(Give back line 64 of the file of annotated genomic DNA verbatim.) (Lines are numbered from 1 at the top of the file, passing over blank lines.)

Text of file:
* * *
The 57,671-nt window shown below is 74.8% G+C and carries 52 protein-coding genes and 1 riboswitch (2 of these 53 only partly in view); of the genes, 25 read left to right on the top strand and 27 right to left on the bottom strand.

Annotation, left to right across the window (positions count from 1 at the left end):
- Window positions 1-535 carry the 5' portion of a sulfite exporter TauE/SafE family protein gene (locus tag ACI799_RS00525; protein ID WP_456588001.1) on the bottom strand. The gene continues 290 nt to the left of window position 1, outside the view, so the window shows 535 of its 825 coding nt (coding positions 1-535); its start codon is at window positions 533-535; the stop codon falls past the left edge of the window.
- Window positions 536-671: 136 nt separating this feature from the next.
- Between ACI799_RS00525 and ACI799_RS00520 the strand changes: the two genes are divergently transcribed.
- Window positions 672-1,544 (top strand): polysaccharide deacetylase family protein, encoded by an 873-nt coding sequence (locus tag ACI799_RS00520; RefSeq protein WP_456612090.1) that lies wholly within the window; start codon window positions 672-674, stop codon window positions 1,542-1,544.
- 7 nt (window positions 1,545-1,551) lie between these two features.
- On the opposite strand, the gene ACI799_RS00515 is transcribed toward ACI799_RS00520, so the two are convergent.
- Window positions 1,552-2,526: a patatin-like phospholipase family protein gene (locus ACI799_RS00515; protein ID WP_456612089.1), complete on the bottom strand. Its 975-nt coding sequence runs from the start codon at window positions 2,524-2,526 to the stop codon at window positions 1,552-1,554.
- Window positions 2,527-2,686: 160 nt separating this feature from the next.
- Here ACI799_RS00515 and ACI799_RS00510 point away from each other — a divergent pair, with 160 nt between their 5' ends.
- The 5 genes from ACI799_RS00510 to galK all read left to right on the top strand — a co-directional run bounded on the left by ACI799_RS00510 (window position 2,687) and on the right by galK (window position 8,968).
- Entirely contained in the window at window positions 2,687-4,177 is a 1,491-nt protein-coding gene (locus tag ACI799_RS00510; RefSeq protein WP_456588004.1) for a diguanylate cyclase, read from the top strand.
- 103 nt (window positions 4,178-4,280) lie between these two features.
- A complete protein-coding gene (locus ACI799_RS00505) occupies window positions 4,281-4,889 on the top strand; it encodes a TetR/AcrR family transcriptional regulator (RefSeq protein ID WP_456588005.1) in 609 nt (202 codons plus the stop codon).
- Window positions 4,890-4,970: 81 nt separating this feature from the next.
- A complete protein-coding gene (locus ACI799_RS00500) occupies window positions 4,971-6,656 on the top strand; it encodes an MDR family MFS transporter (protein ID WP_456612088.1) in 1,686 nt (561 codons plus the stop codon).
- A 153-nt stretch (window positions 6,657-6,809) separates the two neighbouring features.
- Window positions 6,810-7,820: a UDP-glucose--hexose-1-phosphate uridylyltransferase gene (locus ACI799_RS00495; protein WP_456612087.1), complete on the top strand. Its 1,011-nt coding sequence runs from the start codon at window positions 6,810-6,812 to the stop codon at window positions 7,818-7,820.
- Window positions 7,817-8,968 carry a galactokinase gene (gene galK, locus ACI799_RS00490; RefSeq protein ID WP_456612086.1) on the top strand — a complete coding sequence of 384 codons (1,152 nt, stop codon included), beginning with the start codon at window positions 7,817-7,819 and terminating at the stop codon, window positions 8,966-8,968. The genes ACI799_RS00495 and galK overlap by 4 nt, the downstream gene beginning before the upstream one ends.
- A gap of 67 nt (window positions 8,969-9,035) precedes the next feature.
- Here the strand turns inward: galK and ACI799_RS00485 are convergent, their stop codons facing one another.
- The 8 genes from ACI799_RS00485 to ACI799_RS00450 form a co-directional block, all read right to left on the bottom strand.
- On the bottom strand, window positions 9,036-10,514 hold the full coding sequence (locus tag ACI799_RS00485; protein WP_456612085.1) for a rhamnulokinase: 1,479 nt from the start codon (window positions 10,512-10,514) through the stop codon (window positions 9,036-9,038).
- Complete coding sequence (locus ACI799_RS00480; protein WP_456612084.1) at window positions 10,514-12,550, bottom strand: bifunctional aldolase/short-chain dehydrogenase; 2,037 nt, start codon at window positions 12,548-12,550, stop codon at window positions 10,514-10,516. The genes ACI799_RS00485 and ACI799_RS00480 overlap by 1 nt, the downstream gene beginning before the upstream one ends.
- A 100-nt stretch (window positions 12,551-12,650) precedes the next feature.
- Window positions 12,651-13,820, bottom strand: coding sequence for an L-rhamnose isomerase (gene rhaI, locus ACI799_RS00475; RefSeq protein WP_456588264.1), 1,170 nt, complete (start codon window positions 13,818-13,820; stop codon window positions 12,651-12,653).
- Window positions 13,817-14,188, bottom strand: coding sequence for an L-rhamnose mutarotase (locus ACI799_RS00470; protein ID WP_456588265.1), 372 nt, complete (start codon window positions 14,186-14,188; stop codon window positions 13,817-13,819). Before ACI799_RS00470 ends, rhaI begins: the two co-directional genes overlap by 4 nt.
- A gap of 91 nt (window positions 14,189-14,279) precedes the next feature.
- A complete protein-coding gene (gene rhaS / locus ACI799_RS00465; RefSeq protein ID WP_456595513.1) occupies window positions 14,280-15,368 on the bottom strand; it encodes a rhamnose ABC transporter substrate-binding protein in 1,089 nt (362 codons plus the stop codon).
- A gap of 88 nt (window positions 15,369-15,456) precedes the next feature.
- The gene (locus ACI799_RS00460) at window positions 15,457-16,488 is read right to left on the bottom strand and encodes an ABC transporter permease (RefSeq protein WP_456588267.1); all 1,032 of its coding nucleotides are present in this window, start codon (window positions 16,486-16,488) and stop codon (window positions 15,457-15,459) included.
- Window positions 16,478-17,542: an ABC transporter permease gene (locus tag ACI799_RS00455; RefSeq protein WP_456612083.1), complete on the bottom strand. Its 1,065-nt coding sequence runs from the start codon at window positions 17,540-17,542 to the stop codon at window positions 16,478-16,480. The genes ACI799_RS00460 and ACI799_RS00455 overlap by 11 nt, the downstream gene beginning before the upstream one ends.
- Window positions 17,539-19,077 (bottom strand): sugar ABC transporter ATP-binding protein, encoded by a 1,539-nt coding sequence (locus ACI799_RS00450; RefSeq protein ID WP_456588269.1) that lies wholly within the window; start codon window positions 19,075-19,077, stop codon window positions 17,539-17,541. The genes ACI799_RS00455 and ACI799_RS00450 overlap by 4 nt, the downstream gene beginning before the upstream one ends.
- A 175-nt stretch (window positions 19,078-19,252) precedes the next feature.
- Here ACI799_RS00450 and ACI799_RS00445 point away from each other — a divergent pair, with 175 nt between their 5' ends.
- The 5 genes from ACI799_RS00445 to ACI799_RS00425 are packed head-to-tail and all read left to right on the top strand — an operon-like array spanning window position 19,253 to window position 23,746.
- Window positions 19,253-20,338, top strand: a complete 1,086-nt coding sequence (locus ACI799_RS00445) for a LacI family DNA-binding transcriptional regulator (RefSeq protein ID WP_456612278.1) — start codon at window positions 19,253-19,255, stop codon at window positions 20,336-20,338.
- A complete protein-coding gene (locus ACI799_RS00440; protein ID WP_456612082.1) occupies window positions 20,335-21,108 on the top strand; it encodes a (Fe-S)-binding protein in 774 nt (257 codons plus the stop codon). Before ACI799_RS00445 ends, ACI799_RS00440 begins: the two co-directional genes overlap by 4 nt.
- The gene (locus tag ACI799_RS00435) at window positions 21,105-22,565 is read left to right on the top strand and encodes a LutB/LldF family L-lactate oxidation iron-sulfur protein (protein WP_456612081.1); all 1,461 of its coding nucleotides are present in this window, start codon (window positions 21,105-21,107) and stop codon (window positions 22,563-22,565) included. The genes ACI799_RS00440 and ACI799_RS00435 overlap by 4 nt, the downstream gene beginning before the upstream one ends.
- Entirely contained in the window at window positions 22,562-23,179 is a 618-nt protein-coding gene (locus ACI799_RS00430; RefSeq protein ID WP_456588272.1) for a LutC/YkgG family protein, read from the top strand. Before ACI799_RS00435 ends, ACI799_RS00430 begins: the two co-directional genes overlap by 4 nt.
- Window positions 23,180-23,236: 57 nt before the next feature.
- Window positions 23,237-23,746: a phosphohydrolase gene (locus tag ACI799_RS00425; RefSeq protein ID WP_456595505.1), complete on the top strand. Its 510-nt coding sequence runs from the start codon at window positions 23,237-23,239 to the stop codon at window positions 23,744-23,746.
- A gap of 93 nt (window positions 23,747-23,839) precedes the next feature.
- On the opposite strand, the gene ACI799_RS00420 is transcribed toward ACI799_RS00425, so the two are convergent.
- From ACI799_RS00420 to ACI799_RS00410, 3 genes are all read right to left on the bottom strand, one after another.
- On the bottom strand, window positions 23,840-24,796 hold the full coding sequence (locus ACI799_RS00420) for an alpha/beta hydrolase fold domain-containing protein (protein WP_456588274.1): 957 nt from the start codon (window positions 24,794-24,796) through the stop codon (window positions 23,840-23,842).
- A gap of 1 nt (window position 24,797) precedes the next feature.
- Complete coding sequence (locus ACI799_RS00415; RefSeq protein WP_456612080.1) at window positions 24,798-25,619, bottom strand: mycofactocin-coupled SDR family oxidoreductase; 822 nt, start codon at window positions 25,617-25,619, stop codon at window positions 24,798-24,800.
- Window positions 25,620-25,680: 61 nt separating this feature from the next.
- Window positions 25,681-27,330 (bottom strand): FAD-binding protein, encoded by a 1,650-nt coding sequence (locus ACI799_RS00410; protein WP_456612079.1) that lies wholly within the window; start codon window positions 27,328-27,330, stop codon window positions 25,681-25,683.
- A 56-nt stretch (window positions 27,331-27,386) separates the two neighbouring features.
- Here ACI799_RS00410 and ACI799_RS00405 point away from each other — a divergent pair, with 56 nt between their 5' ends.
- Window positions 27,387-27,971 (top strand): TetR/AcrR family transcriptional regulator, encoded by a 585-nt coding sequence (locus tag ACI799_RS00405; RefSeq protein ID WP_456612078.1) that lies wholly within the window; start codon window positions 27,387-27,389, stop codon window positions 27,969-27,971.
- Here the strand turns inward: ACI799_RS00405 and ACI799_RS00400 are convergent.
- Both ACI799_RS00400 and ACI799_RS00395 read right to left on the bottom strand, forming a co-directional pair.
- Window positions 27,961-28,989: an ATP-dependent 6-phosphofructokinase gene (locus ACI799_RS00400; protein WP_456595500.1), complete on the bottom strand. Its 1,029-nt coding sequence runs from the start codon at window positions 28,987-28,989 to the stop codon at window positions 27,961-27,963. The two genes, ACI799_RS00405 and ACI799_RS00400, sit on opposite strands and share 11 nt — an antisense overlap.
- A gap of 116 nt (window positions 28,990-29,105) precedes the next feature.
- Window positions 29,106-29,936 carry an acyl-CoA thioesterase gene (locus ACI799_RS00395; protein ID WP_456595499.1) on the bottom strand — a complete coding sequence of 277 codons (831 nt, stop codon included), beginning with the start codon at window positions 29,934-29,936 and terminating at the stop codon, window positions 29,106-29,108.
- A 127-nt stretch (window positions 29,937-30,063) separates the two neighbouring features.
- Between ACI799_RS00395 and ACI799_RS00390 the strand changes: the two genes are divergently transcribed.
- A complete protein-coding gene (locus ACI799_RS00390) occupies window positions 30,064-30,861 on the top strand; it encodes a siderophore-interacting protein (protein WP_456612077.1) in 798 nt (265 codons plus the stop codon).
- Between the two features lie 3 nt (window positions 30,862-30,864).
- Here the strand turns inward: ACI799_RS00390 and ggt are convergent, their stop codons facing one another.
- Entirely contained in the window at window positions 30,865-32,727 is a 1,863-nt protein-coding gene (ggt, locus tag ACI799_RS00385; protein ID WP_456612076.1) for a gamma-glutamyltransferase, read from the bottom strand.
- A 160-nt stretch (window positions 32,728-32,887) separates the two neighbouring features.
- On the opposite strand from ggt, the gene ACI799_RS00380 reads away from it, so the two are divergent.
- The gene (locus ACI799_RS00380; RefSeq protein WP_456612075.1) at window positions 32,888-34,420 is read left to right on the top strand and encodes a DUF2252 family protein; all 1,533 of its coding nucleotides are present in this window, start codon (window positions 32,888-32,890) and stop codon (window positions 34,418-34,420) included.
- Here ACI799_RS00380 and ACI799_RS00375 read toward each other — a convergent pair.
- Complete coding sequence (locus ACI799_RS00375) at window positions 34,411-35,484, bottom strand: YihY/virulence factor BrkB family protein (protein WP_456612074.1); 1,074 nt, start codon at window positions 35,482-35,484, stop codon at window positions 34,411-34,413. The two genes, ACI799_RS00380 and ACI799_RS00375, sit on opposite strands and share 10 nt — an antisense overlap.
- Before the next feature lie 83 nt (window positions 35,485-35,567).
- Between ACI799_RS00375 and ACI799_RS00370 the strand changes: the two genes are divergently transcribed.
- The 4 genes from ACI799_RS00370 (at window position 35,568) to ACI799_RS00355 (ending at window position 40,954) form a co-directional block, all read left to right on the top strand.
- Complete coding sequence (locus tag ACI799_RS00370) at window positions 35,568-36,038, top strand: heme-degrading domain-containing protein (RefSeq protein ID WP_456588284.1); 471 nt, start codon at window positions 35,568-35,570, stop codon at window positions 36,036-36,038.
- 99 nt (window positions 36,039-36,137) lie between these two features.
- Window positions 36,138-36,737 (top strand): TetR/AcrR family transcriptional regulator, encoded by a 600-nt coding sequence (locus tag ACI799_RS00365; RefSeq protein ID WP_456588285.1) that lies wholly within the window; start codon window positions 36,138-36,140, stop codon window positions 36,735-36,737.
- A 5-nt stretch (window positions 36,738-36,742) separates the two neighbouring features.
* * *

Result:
- Here the strand turns inward: ACI799_RS00390 and ggt are convergent, their stop codons facing one another.